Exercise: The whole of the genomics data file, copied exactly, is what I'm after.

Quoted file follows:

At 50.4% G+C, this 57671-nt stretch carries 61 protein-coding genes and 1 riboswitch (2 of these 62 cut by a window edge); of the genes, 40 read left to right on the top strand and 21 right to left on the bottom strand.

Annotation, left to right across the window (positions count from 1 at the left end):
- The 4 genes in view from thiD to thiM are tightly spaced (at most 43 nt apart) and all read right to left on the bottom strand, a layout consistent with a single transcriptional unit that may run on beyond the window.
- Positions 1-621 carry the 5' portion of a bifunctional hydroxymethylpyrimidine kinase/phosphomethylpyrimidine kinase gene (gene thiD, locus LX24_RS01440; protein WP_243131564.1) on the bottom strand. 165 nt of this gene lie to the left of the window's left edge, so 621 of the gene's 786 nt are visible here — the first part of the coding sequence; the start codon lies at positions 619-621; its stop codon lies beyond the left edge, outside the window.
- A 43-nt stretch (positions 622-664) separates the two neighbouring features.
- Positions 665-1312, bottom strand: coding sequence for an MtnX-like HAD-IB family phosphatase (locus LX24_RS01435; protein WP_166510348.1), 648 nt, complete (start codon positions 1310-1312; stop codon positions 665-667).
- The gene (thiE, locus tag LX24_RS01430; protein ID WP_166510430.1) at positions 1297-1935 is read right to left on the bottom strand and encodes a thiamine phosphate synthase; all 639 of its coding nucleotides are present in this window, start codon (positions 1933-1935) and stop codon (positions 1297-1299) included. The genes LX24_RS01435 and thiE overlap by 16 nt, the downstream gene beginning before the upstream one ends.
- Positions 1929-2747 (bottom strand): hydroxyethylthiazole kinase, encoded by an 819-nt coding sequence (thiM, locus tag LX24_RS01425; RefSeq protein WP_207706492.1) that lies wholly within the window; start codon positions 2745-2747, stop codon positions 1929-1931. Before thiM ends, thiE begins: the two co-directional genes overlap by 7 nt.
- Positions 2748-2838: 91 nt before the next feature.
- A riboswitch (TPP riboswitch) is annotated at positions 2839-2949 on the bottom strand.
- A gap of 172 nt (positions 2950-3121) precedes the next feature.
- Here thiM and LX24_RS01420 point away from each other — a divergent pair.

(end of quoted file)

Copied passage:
At 50.4% G+C, this 57671-nt stretch carries 61 protein-coding genes and 1 riboswitch (2 of these 62 cut by a window edge); of the genes, 40 read left to right on the top strand and 21 right to left on the bottom strand.

Annotation, left to right across the window (positions count from 1 at the left end):
- The 4 genes in view from thiD to thiM are tightly spaced (at most 43 nt apart) and all read right to left on the bottom strand, a layout consistent with a single transcriptional unit that may run on beyond the window.
- Positions 1-621 carry the 5' portion of a bifunctional hydroxymethylpyrimidine kinase/phosphomethylpyrimidine kinase gene (gene thiD, locus LX24_RS01440; protein WP_243131564.1) on the bottom strand. 165 nt of this gene lie to the left of the window's left edge, so 621 of the gene's 786 nt are visible here — the first part of the coding sequence; the start codon lies at positions 619-621; its stop codon lies beyond the left edge, outside the window.
- A 43-nt stretch (positions 622-664) separates the two neighbouring features.
- Positions 665-1312, bottom strand: coding sequence for an MtnX-like HAD-IB family phosphatase (locus LX24_RS01435; protein WP_166510348.1), 648 nt, complete (start codon positions 1310-1312; stop codon positions 665-667).
- The gene (thiE, locus tag LX24_RS01430; protein ID WP_166510430.1) at positions 1297-1935 is read right to left on the bottom strand and encodes a thiamine phosphate synthase; all 639 of its coding nucleotides are present in this window, start codon (positions 1933-1935) and stop codon (positions 1297-1299) included. The genes LX24_RS01435 and thiE overlap by 16 nt, the downstream gene beginning before the upstream one ends.
- Positions 1929-2747 (bottom strand): hydroxyethylthiazole kinase, encoded by an 819-nt coding sequence (thiM, locus tag LX24_RS01425; RefSeq protein WP_207706492.1) that lies wholly within the window; start codon positions 2745-2747, stop codon positions 1929-1931. Before thiM ends, thiE begins: the two co-directional genes overlap by 7 nt.
- Positions 2748-2838: 91 nt before the next feature.
- A riboswitch (TPP riboswitch) is annotated at positions 2839-2949 on the bottom strand.
- A gap of 172 nt (positions 2950-3121) precedes the next feature.
- Here thiM and LX24_RS01420 point away from each other — a divergent pair.